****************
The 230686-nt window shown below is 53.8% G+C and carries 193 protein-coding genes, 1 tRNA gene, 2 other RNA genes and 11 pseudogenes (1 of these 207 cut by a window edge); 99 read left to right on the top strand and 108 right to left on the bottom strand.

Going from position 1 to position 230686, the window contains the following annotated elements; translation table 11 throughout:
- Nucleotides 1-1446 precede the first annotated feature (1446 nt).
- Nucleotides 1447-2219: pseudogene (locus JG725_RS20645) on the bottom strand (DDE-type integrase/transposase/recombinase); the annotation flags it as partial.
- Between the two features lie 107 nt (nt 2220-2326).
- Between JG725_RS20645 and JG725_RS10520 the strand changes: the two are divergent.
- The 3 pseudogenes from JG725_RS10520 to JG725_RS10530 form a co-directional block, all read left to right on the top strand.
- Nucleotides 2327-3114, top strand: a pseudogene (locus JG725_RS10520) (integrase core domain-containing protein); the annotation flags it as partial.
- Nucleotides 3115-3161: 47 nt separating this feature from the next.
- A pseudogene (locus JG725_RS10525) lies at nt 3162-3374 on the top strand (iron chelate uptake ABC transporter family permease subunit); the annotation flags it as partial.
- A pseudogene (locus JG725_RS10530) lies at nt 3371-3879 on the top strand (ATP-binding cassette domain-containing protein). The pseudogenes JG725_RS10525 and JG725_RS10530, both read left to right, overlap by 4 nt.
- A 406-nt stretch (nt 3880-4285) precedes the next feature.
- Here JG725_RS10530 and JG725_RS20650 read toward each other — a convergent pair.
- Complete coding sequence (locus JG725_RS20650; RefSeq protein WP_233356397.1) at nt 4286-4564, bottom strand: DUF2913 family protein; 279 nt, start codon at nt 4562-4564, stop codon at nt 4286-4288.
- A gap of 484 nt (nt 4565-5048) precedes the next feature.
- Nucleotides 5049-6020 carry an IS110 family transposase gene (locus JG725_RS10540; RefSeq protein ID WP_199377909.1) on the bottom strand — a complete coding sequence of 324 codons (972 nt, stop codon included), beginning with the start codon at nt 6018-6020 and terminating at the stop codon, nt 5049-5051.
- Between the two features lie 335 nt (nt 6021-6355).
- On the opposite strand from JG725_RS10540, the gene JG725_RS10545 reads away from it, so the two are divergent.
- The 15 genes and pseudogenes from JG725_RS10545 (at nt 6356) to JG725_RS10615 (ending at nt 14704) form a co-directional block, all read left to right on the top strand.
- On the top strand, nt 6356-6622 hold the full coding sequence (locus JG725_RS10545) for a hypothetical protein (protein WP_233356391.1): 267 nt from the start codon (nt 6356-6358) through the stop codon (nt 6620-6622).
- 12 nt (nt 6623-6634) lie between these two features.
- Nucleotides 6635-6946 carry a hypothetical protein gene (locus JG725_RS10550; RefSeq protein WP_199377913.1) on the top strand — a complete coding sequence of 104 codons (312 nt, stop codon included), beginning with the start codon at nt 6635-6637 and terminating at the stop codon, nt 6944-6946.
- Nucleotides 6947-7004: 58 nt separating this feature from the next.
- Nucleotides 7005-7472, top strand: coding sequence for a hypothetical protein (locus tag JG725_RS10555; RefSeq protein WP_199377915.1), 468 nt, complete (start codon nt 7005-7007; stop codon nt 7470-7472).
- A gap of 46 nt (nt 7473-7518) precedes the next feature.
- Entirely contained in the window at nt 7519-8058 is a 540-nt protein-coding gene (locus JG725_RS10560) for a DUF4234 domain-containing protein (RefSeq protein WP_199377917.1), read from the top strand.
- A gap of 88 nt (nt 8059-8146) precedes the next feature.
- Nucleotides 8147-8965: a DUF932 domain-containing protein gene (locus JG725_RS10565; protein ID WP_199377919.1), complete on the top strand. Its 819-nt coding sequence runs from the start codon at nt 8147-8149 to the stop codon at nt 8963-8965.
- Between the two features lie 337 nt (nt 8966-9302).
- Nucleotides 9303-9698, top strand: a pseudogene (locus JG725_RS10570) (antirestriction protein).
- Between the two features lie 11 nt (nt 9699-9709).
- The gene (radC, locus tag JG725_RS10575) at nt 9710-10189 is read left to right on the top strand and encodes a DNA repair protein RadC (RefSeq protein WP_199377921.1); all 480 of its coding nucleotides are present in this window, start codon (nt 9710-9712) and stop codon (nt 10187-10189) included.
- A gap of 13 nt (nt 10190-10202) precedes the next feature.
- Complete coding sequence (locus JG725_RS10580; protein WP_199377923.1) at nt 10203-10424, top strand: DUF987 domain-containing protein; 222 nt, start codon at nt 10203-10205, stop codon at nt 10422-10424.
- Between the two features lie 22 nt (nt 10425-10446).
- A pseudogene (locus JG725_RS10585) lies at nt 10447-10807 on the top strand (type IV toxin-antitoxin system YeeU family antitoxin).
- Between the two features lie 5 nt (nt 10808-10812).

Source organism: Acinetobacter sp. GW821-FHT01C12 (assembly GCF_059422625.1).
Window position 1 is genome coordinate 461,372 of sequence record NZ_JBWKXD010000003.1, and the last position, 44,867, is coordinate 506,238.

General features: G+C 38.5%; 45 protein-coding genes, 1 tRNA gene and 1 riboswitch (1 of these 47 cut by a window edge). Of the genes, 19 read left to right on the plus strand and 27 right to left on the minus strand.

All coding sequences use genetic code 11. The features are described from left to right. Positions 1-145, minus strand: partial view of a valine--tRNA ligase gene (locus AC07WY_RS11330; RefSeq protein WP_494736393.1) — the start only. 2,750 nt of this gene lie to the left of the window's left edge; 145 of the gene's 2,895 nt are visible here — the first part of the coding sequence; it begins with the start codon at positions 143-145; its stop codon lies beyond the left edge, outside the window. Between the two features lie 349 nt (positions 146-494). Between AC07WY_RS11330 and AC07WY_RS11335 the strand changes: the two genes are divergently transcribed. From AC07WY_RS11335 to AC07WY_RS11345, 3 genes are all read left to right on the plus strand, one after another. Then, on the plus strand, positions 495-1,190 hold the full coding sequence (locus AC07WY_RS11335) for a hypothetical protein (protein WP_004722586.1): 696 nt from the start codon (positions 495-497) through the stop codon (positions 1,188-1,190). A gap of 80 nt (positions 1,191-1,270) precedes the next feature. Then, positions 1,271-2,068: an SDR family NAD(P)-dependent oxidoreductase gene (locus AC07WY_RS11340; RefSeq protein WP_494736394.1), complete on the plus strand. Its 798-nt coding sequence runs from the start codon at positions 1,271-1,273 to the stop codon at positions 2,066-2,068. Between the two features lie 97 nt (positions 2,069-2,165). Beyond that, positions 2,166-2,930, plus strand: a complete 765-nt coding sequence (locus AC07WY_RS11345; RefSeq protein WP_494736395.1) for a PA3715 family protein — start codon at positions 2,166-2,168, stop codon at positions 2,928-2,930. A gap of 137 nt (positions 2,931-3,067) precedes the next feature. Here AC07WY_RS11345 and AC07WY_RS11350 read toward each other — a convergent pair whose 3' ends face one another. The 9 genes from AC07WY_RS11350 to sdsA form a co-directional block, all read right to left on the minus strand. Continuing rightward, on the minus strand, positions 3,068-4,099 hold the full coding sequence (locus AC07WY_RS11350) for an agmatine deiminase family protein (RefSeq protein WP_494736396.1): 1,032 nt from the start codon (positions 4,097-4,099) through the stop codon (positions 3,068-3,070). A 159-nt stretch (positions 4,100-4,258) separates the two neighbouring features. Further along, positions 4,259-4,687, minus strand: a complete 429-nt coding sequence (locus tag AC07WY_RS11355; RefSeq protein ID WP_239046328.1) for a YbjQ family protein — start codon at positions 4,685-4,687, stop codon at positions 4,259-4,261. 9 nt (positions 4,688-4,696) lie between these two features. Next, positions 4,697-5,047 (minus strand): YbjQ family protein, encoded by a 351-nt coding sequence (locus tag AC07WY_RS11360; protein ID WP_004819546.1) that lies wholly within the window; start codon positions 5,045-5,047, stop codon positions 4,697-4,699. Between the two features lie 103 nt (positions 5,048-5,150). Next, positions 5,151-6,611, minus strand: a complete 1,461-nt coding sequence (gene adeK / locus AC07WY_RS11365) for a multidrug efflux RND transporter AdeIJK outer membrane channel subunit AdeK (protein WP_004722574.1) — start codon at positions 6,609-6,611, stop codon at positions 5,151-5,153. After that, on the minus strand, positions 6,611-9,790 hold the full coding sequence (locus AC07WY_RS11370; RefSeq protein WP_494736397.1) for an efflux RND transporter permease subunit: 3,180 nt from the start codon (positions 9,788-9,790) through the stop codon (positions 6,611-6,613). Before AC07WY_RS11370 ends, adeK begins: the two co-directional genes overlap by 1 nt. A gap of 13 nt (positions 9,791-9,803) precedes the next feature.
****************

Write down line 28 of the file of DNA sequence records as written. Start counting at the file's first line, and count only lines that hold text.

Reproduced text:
- Nucleotides 8147-8965: a DUF932 domain-containing protein gene (locus JG725_RS10565; protein ID WP_199377919.1), complete on the top strand. Its 819-nt coding sequence runs from the start codon at nt 8147-8149 to the stop codon at nt 8963-8965.